Spotting Scopes vs Telescopes, an Eye-Opening Comparison

Yeah you can use a spotting scope for astronomy, but a telescope is better. They are two different tools with (typically) two different goals and uses in mind.

If you’re not familiar with either then here’s a very quick intro.

Spotting scopes are high magnification monocular (one eye) scopes that are normally tripod mounted. Eyepieces are sometimes angled and sometimes straight. Spotters are usually a class above the binocular in terms of available magnification power and a class below something like a telescope.

Telescopes are very powerful optics with very high magnification power and interchangeable eyepieces.

They are designed for use on a tripod and generally with one eye (monocular).

Telescopes are designed with larger apertures to let in more light and make low light objects like stars more visible.

Telescope on a tripod

Let’s get straight to it, our comparison of Spotting Scopes vs Telescopes is going to enlighten you as to what each does best and what to use them for. We’re going to compare them feature by feature… 

Magnification Power

Telescopes come in all ranges of power 120x, 340x and you’ll see them in your optics store advertised with as much as 500x magnification power. Whilst you can get huge magnification from a relatively small telescope, at extreme magnifications small scopes will have trouble seeing through the atmosphere and collecting enough light. That’s why large super telescopes are built like the Keck.

The Keck telescope is one of the most powerful in the world and has something like a 17500x magnification power.

Keck Telescope

Keck Telescope

120x magnification power means the image is 120 times the size of what you’d see with the naked eye.

Pair that against the humble spotting scope where many spotting scopes top out at 60x magnification. 60x however is as usually as much as you’ll need to see objects in the day as anything more will normally be affected by ambient conditions in the atmosphere like air currents, dust particles, heat waves. All these and more can turn 60x magnification into a blur and make it very difficult to see something.

Winner – Telescopes

You can’t beat a telescope for magnification power.

Aperture / Objective Lens Sizes

The bigger the objective lens the more light a scope can take in and the clearer the picture you will see. The size of the lens is the second number after the x in the specifications for spotting scopes but telescopes usually list it within the specifications or blend it into the model name somehow.

Spotters come with objective lenses in sizes ranging 45mm to 100mm but 60-80mm is common. Telescopes have bigger apertures and lenses to let in more light as they are normally used at night.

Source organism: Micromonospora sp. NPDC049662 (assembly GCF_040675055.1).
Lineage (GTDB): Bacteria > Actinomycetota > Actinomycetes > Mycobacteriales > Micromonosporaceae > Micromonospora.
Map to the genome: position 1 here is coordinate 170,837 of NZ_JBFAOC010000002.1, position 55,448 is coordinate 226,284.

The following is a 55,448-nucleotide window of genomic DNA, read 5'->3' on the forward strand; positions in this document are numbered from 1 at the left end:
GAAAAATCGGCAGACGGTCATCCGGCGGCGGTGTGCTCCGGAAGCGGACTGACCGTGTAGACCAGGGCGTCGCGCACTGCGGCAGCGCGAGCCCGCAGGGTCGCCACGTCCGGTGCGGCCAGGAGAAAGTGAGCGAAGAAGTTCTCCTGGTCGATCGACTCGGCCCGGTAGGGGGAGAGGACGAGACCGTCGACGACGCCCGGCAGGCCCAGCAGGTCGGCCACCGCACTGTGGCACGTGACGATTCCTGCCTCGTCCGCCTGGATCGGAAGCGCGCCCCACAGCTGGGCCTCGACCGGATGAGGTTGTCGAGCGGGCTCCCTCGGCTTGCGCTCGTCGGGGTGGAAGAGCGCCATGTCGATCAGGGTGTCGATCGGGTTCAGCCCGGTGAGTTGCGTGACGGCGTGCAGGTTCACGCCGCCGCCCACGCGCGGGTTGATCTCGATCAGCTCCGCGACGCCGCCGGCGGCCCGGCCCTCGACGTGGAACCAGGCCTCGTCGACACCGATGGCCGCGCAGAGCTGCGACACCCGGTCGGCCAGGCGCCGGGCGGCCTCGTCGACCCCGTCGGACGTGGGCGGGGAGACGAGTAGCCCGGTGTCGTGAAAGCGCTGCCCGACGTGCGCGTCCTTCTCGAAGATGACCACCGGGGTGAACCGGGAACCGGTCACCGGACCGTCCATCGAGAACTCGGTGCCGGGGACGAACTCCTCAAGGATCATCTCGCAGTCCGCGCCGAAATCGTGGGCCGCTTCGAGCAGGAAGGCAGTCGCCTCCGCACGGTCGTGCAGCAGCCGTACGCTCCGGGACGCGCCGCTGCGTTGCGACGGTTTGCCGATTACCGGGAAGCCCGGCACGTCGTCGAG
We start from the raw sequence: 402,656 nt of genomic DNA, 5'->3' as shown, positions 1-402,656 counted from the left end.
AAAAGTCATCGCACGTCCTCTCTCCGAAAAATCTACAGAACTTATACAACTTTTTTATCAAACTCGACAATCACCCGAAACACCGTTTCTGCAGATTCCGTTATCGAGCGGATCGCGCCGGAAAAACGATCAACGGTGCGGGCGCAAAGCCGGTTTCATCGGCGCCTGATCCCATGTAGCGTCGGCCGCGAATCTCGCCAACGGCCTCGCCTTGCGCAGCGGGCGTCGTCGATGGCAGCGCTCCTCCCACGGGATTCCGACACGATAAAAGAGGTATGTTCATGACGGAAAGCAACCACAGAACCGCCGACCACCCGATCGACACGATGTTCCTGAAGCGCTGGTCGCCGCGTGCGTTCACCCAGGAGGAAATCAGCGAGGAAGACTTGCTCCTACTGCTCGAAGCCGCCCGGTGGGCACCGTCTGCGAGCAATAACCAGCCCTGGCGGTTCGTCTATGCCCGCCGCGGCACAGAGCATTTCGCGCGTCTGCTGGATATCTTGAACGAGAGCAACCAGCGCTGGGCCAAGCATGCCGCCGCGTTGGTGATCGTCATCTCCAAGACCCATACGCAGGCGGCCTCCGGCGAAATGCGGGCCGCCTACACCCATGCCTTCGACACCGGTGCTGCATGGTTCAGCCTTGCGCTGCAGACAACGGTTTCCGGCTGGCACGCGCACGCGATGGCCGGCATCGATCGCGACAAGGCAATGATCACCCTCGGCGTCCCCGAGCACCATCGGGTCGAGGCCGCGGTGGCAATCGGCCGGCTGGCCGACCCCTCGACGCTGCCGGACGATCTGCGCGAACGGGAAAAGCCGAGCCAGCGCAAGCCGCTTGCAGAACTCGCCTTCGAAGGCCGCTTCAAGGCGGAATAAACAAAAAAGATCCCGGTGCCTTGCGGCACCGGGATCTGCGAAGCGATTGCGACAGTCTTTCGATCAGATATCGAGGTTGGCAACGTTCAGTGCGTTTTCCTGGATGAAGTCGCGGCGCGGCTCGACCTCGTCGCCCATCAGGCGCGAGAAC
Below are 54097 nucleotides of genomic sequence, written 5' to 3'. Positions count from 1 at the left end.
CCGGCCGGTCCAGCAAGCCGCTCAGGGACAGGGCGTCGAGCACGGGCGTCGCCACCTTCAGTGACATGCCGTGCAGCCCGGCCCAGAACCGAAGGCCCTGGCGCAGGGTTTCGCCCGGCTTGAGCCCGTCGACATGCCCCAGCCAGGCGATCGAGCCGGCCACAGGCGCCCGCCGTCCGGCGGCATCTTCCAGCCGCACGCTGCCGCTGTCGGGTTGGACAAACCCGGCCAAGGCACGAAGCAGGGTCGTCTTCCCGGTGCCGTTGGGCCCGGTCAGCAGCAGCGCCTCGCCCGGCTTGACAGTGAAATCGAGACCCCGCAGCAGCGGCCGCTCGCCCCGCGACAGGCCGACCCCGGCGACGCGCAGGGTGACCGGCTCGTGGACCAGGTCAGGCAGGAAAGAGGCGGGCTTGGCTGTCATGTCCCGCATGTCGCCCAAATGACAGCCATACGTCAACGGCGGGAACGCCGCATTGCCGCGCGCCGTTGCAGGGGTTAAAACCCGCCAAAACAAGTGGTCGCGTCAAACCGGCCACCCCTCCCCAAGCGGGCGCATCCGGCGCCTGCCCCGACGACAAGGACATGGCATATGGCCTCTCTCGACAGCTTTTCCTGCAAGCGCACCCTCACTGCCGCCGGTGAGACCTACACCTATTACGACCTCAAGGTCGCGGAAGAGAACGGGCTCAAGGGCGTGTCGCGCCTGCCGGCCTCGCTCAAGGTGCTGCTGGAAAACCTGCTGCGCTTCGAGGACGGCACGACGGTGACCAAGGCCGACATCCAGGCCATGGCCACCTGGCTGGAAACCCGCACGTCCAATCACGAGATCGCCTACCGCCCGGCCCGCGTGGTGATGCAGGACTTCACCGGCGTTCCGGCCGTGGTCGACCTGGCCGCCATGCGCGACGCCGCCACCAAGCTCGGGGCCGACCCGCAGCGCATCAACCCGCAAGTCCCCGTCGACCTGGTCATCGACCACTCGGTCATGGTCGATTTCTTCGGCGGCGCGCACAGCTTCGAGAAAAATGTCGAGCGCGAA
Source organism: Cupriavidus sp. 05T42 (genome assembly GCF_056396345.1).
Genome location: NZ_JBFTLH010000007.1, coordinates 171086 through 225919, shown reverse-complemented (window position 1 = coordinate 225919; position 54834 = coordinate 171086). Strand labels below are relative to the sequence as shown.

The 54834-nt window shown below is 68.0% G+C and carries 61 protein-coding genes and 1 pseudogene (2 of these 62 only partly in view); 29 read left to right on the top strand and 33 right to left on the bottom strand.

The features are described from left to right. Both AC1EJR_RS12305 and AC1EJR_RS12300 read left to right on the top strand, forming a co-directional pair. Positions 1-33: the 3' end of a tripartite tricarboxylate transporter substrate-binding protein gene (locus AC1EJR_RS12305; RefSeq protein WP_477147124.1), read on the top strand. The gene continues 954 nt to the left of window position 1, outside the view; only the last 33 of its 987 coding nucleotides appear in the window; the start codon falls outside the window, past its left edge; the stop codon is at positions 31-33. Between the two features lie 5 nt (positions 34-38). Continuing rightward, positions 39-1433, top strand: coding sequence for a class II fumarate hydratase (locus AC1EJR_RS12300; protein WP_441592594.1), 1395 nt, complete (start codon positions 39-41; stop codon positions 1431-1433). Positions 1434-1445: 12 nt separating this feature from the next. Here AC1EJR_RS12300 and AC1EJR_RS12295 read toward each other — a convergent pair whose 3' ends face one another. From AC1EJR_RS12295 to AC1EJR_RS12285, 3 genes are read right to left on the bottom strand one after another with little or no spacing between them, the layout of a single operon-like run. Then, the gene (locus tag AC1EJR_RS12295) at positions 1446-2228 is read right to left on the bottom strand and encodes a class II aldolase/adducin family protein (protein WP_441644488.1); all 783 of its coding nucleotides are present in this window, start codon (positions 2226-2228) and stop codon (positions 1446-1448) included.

Telescopes will typically have apertures from 60mm or 140mm and more.

Winner – Telescopes

Telescopes just have bigger objective lenses, they need them to gather light.

Zoom

Most spotting scopes come with variable zoom allowing you to take a closer look at something without leaving the scope.

Telescopes on the other hand are normally fixed, you can change the magnification, but in order to do so you usually have to change the eyepiece.

Winner – Spotting Scope

The spotter is designed to have a large variable zoom range whilst the telescope usually has a fixed zoom for a particular use.

Image Orientation

Did you know that a reflector telescope will always show you an upside down image? A refractor will show you a horizontally flipped image too. These things don’t matter to the astronomer but for they aren’t going to be ideal when you’re out hunting or birding.

Winner – Spotting Scope

Image Stability

It’s almost impossible to use a telescope without a tripod. You’ll stand some chance with a spotting scope because of the lower magnification, however both really need to be stabilised.

Winner – Draw

If the base is stable i.e. a tripod, then either type of optic will give you a stable image.

Portability & Weight

Spotting scopes are designed to be packed, carried and somewhat portable. Not as portable as something like binocular though. You’d probably not take your spotting scope to the opera, but you would take it on a hunting or hiking trip. Spotting scopes can also be purpose built to be very durable.

Winner – Spotting Scopes

Whilst you can get lightweight and portable telescopes, because focal distance and aperture size matters in a telescope, they are usually longer and bigger and not so easy to lug around.